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{To Swatch or Not to Swatch}

Swatching (knitting a sample square) when beginning a new project is just a waste of time and momentum when the urge to start a new project strikes. Or so I used to think. Who wants to cast on and knit X number of stitches by X number of rows on size X needles when beautiful, luscious yarn is calling to be created into a wonderful scarf/sweater/hat/cowl/slippers/younameit??? Not me. And what I am supposed to do with all those little swatches anyway? (Read on for my epiphany about this!)

 

 

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Beautiful yarn cakes for my latest project.

 

 

The most important reason for swatching is, of course, to make sure that your finished project turns out the right gauge and therefore size. If you are making a fitted garment, this is actually quite crucial. Knitting is both a time-consuming and expensive endeavor and no one wants to come to the end of a project and find out that the sweater you labored over in expensive, beautiful yarn is either too large or too small to wear. Talk about disappointing.

 

 

 

 

{What is Gauge?}

When a pattern gives instructions for knitting a swatch it will indicate a suggested size of needles to use and the phrase “or needle required to obtain gauge.” The pattern designer had a certain size of stitches and number of stitches per inch in mind when creating the pattern and this is called gauge. The same yarn knitted on a smaller needle will yield a smaller garment with smaller/tighter stitches. A larger needle will result in a larger garment with looser stitches. This means that you may need to go up or down a size of needle to get your swatch, and therefore project, to be the right gauge and turn out the right size. The swatch instructions will tell you what size working a certain number of stitches over a certain number of rows should yield. For example, my current project says: 22 stitches & 36 rows = 4 inch square. It is important to note that the swatch must be done in the stitch to be used in the project, in this case garter stitch.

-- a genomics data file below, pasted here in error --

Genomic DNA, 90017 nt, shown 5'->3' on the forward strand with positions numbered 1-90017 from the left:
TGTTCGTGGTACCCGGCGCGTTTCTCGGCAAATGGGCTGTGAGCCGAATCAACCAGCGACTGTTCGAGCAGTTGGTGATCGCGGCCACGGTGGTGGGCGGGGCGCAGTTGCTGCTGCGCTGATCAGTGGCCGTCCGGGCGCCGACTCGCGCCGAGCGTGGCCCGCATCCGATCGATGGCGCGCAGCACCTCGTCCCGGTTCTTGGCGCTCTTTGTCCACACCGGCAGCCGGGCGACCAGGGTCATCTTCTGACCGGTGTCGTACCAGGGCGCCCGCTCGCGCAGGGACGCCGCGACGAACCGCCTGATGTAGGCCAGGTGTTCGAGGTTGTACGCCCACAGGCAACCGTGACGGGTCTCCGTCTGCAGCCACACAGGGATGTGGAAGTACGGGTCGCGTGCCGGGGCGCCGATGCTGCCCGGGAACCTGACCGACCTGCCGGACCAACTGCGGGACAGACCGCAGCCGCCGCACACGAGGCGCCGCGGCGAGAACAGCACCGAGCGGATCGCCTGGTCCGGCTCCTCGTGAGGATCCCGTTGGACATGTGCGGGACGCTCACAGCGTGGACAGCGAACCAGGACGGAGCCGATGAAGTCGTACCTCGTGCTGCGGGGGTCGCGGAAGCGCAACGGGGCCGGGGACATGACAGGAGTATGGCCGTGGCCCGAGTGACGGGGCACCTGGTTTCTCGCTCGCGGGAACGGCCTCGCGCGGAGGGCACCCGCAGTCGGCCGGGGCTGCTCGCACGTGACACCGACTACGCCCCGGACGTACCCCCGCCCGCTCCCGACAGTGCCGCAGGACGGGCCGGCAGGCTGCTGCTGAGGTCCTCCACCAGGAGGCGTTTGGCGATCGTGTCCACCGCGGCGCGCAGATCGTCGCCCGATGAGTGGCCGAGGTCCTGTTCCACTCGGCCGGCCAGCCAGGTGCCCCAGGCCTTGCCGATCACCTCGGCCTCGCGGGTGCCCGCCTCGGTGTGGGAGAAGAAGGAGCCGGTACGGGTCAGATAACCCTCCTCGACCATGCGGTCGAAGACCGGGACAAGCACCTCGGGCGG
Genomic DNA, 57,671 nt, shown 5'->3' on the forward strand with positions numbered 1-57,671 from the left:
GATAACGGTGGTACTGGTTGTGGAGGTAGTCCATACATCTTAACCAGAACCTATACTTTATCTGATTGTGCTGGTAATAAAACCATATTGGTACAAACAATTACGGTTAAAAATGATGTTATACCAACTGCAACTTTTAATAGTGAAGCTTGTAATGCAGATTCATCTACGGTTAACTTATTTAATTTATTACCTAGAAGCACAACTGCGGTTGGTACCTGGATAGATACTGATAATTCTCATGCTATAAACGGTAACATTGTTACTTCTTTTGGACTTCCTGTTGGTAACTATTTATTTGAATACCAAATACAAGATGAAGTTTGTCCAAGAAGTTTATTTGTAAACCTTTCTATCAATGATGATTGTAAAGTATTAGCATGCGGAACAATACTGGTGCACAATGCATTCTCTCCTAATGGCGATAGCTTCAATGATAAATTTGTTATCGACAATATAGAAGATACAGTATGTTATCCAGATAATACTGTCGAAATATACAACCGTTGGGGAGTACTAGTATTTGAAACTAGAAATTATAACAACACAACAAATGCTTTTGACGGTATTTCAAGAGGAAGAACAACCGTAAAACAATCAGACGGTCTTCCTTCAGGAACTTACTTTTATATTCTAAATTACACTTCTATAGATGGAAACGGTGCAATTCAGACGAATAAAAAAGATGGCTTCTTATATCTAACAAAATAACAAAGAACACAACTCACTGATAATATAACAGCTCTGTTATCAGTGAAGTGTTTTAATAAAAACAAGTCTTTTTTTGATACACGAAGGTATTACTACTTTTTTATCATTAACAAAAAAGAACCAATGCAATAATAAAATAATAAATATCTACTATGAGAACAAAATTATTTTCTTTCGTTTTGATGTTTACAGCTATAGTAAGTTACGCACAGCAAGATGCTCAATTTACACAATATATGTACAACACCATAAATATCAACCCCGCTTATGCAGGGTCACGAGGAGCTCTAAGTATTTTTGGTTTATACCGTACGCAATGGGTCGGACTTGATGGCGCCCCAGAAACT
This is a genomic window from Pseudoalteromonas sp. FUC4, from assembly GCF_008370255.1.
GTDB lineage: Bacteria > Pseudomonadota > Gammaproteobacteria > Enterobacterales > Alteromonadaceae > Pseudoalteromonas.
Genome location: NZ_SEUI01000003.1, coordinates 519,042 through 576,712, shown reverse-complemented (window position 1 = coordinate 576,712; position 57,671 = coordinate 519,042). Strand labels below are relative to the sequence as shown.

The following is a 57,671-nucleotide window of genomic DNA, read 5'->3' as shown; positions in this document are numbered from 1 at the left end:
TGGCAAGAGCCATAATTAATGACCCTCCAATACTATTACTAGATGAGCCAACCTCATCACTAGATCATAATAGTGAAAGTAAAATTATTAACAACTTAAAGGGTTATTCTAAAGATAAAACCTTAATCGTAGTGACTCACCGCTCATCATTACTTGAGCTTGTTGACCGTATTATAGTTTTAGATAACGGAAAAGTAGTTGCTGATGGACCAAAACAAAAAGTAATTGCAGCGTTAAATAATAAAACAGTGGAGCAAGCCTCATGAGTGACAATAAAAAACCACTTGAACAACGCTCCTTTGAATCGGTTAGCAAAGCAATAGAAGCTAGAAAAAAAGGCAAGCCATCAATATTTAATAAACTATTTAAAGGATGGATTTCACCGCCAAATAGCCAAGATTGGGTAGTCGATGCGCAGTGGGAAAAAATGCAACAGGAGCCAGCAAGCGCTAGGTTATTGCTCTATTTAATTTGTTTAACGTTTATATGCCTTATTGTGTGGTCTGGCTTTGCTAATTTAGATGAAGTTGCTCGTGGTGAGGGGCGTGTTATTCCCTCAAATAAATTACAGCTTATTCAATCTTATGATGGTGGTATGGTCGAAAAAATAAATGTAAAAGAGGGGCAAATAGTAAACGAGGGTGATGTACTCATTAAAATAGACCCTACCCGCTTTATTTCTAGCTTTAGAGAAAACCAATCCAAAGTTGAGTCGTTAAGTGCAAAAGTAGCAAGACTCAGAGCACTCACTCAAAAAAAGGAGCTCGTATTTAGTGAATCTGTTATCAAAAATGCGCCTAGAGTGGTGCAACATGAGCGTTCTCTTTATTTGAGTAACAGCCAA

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Knitting this yarn on bamboo needles yields a tighter gauge than metal or plastic needles.

 

 

But not everyone knits at the same gauge for a number of reasons. For example, I tend to knit a bit loose and usually I have to go down a needle size from the recommended size in order to obtain correct gauge. The technique used in knitting, combined with how much tension the knitter puts on the yarn, and the size of the needle all affect the gauge. But, did you know the kind of yarn and the material the knitting needles are made of can also affect gauge?

 

 

{Needles + Fibers}

Aluminum and steel needles are the smoothest needles. Plastic needles are almost as smooth as metal. Bamboo and wood needles, while appearing very smooth actually put a little more friction on yarn than the other materials.

Certain yarns, especially those with silk, cashmere, or alpaca tend to be more slippery in feel and slide through the fingers more easily when knitting. It is harder to keep good tension on these yarns while knitting. When combined with slippery needles such as metal ones, your knitting can end up looser than usual. In order to obtain the correct gauge with silky yarns you may need to go down a needle size or switch to bamboo or wood needles to help you keep control of the slippery yarn.